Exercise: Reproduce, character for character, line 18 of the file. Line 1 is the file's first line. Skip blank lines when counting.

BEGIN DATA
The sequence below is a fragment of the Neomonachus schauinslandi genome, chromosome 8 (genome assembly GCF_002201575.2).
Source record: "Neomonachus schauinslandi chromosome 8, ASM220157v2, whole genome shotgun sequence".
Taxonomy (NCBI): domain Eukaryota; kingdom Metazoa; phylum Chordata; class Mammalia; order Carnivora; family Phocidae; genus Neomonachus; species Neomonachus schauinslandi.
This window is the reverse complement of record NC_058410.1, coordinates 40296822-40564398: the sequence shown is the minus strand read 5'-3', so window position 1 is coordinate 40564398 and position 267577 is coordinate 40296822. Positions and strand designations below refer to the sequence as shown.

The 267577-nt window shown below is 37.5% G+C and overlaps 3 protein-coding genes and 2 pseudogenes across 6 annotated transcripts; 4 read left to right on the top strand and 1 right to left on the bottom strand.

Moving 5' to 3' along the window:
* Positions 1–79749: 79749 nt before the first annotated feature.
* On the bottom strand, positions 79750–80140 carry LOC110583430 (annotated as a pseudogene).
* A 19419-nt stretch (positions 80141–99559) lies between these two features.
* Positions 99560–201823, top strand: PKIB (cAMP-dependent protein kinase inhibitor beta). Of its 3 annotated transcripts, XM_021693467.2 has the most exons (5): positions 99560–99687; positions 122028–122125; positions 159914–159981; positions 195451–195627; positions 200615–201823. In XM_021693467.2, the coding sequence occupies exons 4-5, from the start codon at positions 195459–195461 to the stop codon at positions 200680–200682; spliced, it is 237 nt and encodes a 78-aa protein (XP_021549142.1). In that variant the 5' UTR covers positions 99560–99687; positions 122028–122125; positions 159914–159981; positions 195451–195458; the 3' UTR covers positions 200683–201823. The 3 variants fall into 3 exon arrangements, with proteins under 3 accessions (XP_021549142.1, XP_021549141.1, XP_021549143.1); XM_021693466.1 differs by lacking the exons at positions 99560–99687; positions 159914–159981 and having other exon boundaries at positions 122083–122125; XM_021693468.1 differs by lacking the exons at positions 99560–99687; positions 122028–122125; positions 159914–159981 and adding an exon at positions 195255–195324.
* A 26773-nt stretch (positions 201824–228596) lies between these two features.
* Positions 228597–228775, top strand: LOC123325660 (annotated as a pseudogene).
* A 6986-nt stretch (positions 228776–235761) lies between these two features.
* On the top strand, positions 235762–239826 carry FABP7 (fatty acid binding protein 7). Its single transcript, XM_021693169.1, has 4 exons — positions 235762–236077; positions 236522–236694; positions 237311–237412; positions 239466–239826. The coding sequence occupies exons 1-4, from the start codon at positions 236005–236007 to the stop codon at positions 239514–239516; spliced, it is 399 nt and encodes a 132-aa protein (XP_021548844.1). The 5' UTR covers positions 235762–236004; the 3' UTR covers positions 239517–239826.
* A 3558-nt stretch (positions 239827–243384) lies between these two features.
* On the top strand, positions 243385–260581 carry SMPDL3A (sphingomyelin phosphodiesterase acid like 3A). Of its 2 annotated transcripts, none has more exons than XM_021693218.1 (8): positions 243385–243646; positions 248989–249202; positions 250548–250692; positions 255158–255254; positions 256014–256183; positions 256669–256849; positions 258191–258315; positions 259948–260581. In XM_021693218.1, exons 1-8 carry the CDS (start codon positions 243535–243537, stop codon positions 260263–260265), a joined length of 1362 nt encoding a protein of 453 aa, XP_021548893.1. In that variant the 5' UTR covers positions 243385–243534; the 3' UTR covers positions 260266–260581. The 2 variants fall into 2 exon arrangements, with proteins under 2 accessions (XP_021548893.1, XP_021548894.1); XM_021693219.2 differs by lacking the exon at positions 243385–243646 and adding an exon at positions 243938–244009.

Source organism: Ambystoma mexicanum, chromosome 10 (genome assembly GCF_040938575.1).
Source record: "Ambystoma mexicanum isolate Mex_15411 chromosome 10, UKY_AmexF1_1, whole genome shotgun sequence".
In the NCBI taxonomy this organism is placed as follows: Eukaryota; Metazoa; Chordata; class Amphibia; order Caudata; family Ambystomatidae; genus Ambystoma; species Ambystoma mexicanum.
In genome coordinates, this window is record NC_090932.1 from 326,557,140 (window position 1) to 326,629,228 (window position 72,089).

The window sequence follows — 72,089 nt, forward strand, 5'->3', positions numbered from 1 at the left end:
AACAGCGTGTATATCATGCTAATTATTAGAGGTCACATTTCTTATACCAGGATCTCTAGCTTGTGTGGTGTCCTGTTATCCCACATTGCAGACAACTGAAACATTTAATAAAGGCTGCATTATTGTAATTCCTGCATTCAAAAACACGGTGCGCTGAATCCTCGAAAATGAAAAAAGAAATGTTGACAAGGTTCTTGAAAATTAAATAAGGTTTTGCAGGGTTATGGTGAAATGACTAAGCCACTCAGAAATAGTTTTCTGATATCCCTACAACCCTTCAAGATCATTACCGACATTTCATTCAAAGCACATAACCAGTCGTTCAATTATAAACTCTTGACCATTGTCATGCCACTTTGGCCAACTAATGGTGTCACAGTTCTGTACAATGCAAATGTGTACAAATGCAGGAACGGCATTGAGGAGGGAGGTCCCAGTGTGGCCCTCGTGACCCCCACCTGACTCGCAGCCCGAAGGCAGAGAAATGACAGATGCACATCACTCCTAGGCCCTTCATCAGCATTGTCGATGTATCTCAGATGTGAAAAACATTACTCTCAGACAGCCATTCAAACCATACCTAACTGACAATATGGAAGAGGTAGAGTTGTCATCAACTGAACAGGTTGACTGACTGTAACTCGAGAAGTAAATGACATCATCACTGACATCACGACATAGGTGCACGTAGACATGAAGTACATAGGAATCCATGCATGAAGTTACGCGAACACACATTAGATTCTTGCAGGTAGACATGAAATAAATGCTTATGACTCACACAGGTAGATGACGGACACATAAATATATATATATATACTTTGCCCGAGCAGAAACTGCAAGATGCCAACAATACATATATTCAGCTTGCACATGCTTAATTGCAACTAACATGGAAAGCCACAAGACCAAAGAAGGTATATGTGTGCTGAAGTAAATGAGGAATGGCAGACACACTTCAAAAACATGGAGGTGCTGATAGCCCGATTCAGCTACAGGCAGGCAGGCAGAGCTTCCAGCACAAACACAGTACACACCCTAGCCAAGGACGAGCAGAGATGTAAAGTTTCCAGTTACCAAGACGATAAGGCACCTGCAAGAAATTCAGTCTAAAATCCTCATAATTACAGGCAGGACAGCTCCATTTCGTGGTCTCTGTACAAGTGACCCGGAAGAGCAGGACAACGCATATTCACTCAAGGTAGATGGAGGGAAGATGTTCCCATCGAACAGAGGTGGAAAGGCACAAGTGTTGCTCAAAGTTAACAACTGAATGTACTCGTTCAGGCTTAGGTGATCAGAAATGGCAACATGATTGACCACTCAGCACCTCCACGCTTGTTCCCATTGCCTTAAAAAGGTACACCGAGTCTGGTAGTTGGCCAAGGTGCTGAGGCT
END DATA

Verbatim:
Source record: "Ambystoma mexicanum isolate Mex_15411 chromosome 10, UKY_AmexF1_1, whole genome shotgun sequence".